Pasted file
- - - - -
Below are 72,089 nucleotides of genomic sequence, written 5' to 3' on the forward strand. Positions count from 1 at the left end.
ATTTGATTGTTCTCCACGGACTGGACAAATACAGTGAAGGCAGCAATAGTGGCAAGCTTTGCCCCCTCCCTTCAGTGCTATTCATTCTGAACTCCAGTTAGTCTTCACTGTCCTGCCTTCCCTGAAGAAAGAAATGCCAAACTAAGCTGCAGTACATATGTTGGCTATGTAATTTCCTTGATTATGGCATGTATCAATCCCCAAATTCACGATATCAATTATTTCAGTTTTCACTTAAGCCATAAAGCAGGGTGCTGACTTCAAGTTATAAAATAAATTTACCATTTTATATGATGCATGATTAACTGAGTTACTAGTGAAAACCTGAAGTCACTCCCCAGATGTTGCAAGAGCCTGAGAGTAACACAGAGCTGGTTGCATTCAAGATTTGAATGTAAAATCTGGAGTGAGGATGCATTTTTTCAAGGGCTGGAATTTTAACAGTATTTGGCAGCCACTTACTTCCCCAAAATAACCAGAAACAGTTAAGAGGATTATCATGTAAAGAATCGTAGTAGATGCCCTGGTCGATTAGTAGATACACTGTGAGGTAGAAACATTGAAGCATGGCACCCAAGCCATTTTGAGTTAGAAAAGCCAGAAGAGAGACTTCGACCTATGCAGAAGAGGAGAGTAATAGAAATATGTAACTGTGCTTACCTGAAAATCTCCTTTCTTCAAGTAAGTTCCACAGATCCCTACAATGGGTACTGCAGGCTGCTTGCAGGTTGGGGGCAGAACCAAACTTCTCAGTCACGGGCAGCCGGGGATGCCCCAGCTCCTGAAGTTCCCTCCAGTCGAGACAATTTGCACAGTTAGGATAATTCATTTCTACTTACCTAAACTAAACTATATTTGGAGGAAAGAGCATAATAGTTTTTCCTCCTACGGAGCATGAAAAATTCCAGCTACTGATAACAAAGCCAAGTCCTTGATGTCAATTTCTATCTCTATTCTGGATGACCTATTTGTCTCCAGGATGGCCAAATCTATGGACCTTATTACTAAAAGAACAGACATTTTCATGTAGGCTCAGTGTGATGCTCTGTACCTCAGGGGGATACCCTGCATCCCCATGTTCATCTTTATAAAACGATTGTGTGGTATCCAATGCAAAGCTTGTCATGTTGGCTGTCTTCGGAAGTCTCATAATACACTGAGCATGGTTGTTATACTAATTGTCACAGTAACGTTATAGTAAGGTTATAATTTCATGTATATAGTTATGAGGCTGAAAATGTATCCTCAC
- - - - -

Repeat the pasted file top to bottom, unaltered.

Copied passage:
Below are 72,089 nucleotides of genomic sequence, written 5' to 3' on the forward strand. Positions count from 1 at the left end.
ATTTGATTGTTCTCCACGGACTGGACAAATACAGTGAAGGCAGCAATAGTGGCAAGCTTTGCCCCCTCCCTTCAGTGCTATTCATTCTGAACTCCAGTTAGTCTTCACTGTCCTGCCTTCCCTGAAGAAAGAAATGCCAAACTAAGCTGCAGTACATATGTTGGCTATGTAATTTCCTTGATTATGGCATGTATCAATCCCCAAATTCACGATATCAATTATTTCAGTTTTCACTTAAGCCATAAAGCAGGGTGCTGACTTCAAGTTATAAAATAAATTTACCATTTTATATGATGCATGATTAACTGAGTTACTAGTGAAAACCTGAAGTCACTCCCCAGATGTTGCAAGAGCCTGAGAGTAACACAGAGCTGGTTGCATTCAAGATTTGAATGTAAAATCTGGAGTGAGGATGCATTTTTTCAAGGGCTGGAATTTTAACAGTATTTGGCAGCCACTTACTTCCCCAAAATAACCAGAAACAGTTAAGAGGATTATCATGTAAAGAATCGTAGTAGATGCCCTGGTCGATTAGTAGATACACTGTGAGGTAGAAACATTGAAGCATGGCACCCAAGCCATTTTGAGTTAGAAAAGCCAGAAGAGAGACTTCGACCTATGCAGAAGAGGAGAGTAATAGAAATATGTAACTGTGCTTACCTGAAAATCTCCTTTCTTCAAGTAAGTTCCACAGATCCCTACAATGGGTACTGCAGGCTGCTTGCAGGTTGGGGGCAGAACCAAACTTCTCAGTCACGGGCAGCCGGGGATGCCCCAGCTCCTGAAGTTCCCTCCAGTCGAGACAATTTGCACAGTTAGGATAATTCATTTCTACTTACCTAAACTAAACTATATTTGGAGGAAAGAGCATAATAGTTTTTCCTCCTACGGAGCATGAAAAATTCCAGCTACTGATAACAAAGCCAAGTCCTTGATGTCAATTTCTATCTCTATTCTGGATGACCTATTTGTCTCCAGGATGGCCAAATCTATGGACCTTATTACTAAAAGAACAGACATTTTCATGTAGGCTCAGTGTGATGCTCTGTACCTCAGGGGGATACCCTGCATCCCCATGTTCATCTTTATAAAACGATTGTGTGGTATCCAATGCAAAGCTTGTCATGTTGGCTGTCTTCGGAAGTCTCATAATACACTGAGCATGGTTGTTATACTAATTGTCACAGTAACGTTATAGTAAGGTTATAATTTCATGTATATAGTTATGAGGCTGAAAATGTATCCTCAC